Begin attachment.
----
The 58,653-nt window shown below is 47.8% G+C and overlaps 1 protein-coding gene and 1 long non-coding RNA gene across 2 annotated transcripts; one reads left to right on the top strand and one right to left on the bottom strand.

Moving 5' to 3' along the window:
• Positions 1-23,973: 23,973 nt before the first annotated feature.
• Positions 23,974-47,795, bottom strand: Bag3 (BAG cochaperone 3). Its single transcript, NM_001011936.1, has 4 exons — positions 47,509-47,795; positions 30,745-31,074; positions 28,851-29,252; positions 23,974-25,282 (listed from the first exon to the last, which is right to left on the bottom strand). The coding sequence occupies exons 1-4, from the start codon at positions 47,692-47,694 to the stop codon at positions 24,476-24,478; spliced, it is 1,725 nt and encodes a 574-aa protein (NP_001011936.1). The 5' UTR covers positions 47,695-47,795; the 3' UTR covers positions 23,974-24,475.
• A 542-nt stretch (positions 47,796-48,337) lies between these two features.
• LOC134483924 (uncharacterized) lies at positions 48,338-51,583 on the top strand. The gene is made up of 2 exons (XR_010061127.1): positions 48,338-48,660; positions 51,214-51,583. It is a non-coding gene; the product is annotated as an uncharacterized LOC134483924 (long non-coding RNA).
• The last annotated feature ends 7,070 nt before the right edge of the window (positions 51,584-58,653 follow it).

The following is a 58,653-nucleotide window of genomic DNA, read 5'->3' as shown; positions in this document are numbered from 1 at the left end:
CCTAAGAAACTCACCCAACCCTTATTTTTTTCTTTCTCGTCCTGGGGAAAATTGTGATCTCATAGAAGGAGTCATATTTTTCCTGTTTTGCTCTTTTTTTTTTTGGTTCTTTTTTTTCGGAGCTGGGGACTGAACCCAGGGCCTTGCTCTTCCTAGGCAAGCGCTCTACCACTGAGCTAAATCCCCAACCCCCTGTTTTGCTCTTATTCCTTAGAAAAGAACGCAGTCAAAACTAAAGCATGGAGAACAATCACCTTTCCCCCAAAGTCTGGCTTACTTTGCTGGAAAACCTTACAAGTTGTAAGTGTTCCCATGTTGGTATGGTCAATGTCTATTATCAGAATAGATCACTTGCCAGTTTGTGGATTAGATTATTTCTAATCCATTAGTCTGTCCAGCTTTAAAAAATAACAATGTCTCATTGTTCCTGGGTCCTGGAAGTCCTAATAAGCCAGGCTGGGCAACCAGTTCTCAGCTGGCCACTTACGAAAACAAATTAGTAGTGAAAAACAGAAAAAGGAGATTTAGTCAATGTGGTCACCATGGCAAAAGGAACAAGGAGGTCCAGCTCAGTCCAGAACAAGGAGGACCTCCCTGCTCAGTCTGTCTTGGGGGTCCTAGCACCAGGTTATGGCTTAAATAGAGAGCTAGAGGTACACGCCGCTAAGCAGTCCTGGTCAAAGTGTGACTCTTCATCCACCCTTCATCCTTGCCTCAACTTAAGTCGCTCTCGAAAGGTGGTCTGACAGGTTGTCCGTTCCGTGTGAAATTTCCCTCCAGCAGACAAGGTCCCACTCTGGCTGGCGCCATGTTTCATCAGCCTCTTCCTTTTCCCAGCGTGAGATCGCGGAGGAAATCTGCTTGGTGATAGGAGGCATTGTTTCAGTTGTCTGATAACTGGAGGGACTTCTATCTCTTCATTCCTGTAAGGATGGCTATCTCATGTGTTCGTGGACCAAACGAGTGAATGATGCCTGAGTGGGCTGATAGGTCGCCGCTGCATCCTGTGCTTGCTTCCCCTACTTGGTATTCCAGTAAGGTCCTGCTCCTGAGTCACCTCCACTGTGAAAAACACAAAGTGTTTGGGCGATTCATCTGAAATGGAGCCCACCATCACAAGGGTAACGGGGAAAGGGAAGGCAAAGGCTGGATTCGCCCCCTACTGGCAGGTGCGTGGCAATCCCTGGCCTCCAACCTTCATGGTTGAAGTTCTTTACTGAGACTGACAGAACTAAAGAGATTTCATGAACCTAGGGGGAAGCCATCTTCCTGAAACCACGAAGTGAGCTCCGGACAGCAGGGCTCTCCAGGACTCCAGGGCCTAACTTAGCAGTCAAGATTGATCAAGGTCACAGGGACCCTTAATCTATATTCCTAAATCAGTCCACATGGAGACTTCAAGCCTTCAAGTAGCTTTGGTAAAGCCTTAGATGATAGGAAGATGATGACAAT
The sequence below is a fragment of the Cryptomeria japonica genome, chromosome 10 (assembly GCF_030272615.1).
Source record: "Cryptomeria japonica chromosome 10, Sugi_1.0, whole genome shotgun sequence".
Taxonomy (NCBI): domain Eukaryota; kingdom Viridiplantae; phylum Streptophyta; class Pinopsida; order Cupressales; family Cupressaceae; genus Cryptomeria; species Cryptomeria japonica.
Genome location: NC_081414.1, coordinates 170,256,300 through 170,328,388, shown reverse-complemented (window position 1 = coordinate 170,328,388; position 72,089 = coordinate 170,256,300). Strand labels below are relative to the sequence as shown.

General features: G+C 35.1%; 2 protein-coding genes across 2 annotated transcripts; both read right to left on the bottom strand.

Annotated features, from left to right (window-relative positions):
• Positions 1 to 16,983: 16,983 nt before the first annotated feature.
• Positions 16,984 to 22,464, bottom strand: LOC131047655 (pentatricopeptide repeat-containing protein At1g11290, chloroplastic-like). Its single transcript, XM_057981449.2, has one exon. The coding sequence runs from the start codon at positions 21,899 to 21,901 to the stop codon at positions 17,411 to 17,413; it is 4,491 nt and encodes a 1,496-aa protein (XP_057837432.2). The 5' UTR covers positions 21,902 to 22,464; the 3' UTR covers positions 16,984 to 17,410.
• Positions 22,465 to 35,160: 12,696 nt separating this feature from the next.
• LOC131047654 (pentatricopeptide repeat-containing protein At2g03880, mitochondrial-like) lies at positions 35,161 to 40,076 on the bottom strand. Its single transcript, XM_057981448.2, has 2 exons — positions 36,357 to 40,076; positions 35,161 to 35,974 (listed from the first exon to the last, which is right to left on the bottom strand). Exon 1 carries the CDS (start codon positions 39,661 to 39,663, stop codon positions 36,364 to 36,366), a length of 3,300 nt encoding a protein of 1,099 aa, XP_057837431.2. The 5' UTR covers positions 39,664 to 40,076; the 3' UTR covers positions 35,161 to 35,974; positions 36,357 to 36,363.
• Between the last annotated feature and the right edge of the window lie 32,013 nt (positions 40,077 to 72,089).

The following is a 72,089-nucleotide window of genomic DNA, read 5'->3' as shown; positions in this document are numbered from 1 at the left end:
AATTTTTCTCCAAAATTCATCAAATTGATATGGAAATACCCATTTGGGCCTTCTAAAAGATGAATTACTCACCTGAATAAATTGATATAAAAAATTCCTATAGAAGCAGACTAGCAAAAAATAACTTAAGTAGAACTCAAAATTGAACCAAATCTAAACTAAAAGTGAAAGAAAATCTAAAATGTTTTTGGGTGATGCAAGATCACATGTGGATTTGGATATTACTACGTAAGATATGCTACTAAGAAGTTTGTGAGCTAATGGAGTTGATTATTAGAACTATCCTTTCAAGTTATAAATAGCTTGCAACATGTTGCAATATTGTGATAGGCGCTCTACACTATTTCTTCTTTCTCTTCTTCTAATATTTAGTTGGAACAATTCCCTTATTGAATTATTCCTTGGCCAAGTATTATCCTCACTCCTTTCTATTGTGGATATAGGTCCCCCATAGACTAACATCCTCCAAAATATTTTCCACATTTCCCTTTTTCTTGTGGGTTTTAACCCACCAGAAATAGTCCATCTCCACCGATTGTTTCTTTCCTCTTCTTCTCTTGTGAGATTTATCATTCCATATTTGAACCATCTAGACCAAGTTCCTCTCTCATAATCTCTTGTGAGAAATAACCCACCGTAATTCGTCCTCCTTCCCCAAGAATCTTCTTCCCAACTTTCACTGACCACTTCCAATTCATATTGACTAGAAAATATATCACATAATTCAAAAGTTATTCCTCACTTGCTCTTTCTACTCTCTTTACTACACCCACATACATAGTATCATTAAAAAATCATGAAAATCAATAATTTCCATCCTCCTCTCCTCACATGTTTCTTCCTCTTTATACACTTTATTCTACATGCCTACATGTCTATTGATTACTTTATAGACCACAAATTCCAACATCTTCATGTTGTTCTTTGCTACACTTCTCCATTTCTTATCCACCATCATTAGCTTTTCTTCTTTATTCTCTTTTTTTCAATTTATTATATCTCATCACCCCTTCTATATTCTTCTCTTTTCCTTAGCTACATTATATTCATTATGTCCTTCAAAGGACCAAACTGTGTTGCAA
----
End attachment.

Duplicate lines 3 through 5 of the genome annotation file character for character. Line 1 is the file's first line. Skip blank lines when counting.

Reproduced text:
• Positions 1-23,973: 23,973 nt before the first annotated feature.
• Positions 23,974-47,795, bottom strand: Bag3 (BAG cochaperone 3). Its single transcript, NM_001011936.1, has 4 exons — positions 47,509-47,795; positions 30,745-31,074; positions 28,851-29,252; positions 23,974-25,282 (listed from the first exon to the last, which is right to left on the bottom strand). The coding sequence occupies exons 1-4, from the start codon at positions 47,692-47,694 to the stop codon at positions 24,476-24,478; spliced, it is 1,725 nt and encodes a 574-aa protein (NP_001011936.1). The 5' UTR covers positions 47,695-47,795; the 3' UTR covers positions 23,974-24,475.
• A 542-nt stretch (positions 47,796-48,337) lies between these two features.